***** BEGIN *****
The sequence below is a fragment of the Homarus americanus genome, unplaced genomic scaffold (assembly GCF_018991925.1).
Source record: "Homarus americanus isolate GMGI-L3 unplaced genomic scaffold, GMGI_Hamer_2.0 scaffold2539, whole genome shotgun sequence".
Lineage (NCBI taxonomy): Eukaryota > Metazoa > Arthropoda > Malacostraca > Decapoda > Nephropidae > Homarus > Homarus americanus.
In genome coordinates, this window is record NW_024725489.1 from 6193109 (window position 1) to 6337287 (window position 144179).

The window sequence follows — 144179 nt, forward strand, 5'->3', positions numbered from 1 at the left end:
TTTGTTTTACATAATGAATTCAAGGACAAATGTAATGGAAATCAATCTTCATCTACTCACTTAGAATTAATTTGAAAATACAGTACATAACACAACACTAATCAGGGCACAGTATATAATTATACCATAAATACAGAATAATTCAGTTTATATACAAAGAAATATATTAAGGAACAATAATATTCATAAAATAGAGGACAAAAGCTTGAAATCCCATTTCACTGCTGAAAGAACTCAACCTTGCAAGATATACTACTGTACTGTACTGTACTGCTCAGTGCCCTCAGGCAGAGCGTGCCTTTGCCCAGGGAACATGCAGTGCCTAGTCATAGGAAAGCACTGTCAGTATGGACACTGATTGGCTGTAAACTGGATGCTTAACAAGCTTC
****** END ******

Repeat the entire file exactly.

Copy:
The sequence below is a fragment of the Homarus americanus genome, unplaced genomic scaffold (assembly GCF_018991925.1).
Source record: "Homarus americanus isolate GMGI-L3 unplaced genomic scaffold, GMGI_Hamer_2.0 scaffold2539, whole genome shotgun sequence".
Lineage (NCBI taxonomy): Eukaryota > Metazoa > Arthropoda > Malacostraca > Decapoda > Nephropidae > Homarus > Homarus americanus.
In genome coordinates, this window is record NW_024725489.1 from 6193109 (window position 1) to 6337287 (window position 144179).

The window sequence follows — 144179 nt, forward strand, 5'->3', positions numbered from 1 at the left end:
TTTGTTTTACATAATGAATTCAAGGACAAATGTAATGGAAATCAATCTTCATCTACTCACTTAGAATTAATTTGAAAATACAGTACATAACACAACACTAATCAGGGCACAGTATATAATTATACCATAAATACAGAATAATTCAGTTTATATACAAAGAAATATATTAAGGAACAATAATATTCATAAAATAGAGGACAAAAGCTTGAAATCCCATTTCACTGCTGAAAGAACTCAACCTTGCAAGATATACTACTGTACTGTACTGTACTGCTCAGTGCCCTCAGGCAGAGCGTGCCTTTGCCCAGGGAACATGCAGTGCCTAGTCATAGGAAAGCACTGTCAGTATGGACACTGATTGGCTGTAAACTGGATGCTTAACAAGCTTC